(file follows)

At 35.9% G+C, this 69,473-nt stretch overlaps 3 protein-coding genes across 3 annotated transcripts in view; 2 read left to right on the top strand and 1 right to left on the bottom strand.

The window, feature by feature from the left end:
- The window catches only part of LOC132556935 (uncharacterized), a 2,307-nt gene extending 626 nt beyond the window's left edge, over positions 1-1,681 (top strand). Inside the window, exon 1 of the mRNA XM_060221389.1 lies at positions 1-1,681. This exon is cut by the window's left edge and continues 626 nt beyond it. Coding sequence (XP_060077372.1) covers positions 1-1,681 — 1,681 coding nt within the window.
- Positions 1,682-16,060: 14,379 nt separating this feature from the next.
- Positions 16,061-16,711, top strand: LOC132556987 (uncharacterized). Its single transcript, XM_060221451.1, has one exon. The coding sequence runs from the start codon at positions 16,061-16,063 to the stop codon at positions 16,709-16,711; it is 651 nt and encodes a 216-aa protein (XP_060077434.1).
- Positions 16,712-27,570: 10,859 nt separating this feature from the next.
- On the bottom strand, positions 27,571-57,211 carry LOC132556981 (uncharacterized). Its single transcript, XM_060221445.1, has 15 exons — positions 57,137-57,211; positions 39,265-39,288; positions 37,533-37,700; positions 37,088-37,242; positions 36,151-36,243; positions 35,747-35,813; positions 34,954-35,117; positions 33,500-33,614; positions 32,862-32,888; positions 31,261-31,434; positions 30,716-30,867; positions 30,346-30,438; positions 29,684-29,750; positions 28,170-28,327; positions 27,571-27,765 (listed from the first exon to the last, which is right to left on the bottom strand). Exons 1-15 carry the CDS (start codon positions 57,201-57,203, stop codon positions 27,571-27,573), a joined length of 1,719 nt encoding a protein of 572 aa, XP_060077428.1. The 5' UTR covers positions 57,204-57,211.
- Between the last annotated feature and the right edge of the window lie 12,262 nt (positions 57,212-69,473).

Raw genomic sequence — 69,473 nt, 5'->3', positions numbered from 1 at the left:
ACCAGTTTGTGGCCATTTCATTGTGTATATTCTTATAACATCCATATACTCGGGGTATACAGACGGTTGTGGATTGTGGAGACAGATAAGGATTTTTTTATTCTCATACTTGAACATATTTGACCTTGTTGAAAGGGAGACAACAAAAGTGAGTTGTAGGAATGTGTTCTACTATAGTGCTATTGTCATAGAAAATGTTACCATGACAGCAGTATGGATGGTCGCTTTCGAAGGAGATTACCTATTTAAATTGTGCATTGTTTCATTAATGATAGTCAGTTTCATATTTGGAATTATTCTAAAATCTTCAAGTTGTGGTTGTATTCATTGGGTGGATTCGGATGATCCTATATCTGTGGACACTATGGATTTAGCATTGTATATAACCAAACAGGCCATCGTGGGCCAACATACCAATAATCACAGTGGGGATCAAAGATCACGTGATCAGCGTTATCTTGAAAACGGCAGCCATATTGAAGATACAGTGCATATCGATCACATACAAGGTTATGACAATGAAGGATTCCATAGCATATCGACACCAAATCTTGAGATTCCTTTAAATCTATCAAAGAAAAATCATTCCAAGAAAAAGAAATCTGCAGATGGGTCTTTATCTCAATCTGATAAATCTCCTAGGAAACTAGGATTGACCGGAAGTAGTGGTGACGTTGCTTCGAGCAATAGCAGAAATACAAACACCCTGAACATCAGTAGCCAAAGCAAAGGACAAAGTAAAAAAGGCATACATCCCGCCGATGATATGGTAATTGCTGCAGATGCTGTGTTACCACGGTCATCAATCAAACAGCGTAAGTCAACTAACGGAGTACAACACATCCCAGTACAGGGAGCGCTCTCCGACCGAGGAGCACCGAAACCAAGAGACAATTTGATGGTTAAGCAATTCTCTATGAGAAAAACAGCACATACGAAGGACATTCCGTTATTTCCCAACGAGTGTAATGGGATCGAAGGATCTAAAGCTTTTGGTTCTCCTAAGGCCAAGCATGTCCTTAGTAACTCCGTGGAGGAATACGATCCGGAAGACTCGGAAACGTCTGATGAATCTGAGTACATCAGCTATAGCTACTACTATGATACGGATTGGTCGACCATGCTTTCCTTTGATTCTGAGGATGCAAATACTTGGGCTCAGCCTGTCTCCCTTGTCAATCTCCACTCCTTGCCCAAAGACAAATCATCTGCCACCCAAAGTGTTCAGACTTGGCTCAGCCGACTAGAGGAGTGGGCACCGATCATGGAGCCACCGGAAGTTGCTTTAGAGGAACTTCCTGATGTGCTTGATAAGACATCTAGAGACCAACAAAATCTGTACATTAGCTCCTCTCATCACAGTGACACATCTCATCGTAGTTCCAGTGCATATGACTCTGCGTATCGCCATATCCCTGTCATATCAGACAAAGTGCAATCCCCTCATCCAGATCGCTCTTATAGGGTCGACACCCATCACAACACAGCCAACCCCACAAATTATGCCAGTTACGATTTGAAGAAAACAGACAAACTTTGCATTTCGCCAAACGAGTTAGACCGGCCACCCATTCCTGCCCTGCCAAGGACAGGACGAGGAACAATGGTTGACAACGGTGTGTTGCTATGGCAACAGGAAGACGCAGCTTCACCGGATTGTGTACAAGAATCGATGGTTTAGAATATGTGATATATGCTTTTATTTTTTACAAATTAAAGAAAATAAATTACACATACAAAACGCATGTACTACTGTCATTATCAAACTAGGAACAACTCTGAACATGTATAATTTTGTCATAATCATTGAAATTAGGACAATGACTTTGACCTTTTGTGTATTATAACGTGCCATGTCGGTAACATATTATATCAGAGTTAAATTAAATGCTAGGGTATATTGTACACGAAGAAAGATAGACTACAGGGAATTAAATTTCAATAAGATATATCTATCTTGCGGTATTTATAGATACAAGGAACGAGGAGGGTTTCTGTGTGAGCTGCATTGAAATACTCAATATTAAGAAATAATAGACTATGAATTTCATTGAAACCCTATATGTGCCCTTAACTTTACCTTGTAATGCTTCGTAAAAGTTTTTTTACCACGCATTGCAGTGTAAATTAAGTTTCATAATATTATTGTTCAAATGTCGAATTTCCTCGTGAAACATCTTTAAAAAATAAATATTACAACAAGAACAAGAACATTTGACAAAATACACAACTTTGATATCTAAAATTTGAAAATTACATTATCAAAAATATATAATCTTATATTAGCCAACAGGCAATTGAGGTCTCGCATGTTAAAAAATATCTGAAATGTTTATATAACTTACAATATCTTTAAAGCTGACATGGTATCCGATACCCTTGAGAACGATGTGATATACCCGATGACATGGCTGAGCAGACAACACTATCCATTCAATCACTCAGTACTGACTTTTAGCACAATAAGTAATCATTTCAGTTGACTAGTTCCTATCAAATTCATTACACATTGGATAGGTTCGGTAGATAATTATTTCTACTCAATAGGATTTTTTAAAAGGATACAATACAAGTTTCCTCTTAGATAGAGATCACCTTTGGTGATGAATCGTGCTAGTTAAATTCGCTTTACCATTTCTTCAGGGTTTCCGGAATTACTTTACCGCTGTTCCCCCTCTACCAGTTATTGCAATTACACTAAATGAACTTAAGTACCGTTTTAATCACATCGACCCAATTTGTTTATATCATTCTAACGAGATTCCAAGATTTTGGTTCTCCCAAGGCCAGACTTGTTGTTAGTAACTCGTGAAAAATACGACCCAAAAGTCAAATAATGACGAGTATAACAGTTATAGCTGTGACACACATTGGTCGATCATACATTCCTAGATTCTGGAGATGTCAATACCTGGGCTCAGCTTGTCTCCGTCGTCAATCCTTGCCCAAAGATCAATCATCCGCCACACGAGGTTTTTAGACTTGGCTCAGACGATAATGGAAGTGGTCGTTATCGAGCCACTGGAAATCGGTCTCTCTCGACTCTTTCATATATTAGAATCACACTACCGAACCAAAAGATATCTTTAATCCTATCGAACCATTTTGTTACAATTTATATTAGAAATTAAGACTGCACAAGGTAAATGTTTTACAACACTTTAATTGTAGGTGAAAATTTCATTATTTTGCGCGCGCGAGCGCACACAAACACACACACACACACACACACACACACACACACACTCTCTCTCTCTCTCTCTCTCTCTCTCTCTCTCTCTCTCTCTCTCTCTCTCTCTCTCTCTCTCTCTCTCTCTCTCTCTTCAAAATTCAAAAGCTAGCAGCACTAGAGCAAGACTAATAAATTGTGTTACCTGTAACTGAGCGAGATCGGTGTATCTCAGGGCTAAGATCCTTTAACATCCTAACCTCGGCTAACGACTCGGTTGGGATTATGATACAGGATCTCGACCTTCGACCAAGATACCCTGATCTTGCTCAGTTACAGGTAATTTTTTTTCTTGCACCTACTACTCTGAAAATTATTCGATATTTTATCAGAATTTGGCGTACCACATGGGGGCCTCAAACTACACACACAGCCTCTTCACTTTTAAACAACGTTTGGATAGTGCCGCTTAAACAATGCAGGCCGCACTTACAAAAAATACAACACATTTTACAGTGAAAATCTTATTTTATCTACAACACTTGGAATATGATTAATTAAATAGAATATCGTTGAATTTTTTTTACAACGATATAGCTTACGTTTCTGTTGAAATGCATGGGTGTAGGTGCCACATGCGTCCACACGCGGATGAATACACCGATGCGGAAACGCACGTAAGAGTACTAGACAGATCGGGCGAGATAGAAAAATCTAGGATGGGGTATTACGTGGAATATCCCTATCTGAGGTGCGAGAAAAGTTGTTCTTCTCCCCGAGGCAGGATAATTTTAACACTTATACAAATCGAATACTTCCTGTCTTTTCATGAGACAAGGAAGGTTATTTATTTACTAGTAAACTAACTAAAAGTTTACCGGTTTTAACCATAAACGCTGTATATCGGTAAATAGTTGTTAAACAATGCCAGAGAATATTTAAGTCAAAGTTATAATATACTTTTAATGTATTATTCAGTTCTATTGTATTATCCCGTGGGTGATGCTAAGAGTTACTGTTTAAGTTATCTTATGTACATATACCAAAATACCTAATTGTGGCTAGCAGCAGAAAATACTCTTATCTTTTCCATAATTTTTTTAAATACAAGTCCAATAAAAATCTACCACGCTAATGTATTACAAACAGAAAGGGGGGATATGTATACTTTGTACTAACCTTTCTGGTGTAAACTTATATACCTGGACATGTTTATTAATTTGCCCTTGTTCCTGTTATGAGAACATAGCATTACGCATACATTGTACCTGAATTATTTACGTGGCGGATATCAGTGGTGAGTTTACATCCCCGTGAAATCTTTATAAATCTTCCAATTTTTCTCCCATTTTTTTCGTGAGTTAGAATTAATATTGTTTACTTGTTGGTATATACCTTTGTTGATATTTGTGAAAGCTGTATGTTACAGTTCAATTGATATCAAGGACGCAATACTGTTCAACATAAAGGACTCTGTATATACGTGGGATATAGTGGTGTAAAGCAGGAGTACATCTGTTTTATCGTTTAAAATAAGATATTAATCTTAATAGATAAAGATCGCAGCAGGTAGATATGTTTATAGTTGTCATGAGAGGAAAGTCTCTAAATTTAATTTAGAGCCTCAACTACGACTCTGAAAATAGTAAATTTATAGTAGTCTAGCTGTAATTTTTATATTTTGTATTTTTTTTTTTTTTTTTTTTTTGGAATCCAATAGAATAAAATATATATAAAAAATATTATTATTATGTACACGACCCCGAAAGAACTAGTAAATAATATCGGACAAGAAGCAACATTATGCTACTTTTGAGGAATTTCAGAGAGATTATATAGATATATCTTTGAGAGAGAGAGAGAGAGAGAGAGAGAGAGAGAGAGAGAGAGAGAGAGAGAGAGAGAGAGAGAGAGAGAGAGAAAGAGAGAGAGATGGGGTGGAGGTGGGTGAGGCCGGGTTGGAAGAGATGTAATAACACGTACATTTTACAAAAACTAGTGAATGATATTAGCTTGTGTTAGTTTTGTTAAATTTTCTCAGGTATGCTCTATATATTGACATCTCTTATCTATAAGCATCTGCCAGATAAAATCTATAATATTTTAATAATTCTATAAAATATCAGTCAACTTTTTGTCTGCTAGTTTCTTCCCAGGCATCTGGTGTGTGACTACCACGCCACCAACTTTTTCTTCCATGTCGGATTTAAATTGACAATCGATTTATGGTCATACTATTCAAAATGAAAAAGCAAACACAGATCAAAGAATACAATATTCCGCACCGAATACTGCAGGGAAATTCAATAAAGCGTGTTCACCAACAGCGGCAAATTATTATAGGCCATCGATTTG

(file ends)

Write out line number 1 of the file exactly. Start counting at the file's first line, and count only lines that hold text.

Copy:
At 35.9% G+C, this 69,473-nt stretch overlaps 3 protein-coding genes across 3 annotated transcripts in view; 2 read left to right on the top strand and 1 right to left on the bottom strand.